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House of Commons income inequality report fails poor Canadians

from Citizens for Public Justice

Citizens for Public JusticeOTTAWA: December 11, 2013 – A report on income inequality released by the House of Commons’ Finance Committee yesterday doesn’t do nearly enough to address the needs of low-income Canadians, says national faith-based organization Citizens for Public Justice (CPJ).

According to CPJ’s Making Ends Meet report, released today, low-income families are struggling to keep up with the rising cost of living. Making Ends Meet is the final report in CPJ’s Poverty Trends Scorecard series and notes that since the 2008-09 recession, the average price of goods and services has risen 6.7 per cent. Meanwhile, the average after-tax income for the poorest 20 per cent of households fell by 1.3 per cent over that same period. Many low-income families are turning to food banks, shelters, and credit cards to get by.

“While there was reason for optimism when parliamentarians from all parties voted in favour of conducting the inequality study, it’s evident that improving the well-being of Canada’s poor wasn’t a priority,” says CPJ Executive Director Joe Gunn.

The Finance Committee’s report, quietly released hours before the House of Commons rose for an early Christmas break, contains 24 recommendations on issues ranging from labour markets to education.

“The majority of the recommendations urged the federal government to continue on its course of narrow and relentless economic growth,” adds Gunn. “Yet, as the committee’s report itself acknowledges, if Canada continues down this path inequality will continue to grow.”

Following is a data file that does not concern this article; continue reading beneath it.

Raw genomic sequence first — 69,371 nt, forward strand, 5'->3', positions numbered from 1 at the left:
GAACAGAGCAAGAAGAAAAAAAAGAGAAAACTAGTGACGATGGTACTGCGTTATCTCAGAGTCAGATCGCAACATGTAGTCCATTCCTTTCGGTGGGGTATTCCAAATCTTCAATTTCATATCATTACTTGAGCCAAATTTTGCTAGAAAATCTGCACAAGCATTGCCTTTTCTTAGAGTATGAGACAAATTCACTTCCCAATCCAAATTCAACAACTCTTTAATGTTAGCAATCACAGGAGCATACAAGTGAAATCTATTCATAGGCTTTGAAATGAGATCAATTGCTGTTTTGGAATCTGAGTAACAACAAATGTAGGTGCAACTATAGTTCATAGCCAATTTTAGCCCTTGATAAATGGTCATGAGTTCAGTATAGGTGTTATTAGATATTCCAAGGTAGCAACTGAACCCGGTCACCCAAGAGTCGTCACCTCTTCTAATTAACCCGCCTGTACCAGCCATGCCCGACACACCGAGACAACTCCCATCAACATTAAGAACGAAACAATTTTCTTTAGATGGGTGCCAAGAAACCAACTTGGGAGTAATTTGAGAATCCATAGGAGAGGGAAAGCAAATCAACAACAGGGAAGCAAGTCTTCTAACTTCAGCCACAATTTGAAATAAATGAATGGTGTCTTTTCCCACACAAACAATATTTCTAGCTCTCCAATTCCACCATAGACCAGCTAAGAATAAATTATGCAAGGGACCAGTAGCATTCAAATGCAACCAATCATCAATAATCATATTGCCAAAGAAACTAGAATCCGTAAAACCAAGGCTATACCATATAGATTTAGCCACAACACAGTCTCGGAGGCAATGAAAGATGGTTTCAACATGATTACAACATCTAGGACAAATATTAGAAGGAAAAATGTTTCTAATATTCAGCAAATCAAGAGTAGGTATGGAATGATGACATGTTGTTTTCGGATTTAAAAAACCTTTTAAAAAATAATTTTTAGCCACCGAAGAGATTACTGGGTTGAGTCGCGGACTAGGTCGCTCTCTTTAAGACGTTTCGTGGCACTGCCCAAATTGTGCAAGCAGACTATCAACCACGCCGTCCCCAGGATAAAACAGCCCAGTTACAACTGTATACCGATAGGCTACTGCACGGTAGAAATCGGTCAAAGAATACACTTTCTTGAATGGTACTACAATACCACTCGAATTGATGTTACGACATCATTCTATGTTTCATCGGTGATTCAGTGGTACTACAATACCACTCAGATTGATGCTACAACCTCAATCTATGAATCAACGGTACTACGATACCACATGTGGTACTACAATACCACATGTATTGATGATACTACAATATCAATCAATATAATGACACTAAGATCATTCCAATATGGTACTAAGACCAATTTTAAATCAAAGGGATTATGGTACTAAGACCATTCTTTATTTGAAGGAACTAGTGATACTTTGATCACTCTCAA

CPJ was encouraged that the committee’s report included their recommendation to consider increasing the Working Income Tax Benefit (a refundable credit introduced by the Conservatives to help the working poor). Yet other key proposals they had made – including an immediate increase to the Canada Child Tax Benefit to assist low-income children and their families and an improved income support program for Canadians with severe disabilities – were noticeably absent.

“Enhancing programs that assist the poor is the best place for government to start in addressing income inequality,” says CPJ Research Associate Katherine Scott. “Raising the incomes of these households would reduce the most damaging consequences of inequality and ensure everyone has the opportunity to fully participate in society.”

The expense scandal of the poorest Canadians

Making Ends Meet highlights how low-income Canadians spent less money on food (down 7.5 per cent), health and personal care (down 5.5 per cent), and clothing (including diapers) (down 7.9 per cent) in 2011 than in 2010.

“It’s obscene that while senators are being questioned over hundreds of thousands of dollars in housing and travel claims, low-income households are being forced to spend less money on basic necessities this Christmas,” concludes Gunn.

“The federal government has the policy and taxation measures at its disposal to make a real difference in the lives of low-income Canadians. Past experience has shown that progress can be made when government makes poverty a priority. The income inequality study represents a missed opportunity to take action against poverty and brings into question the values guiding Ottawa.”

Citizens for Public Justice is a member-driven, faith-based public policy organization and co-lead of Dignity for All: the campaign for a poverty-free Canada.

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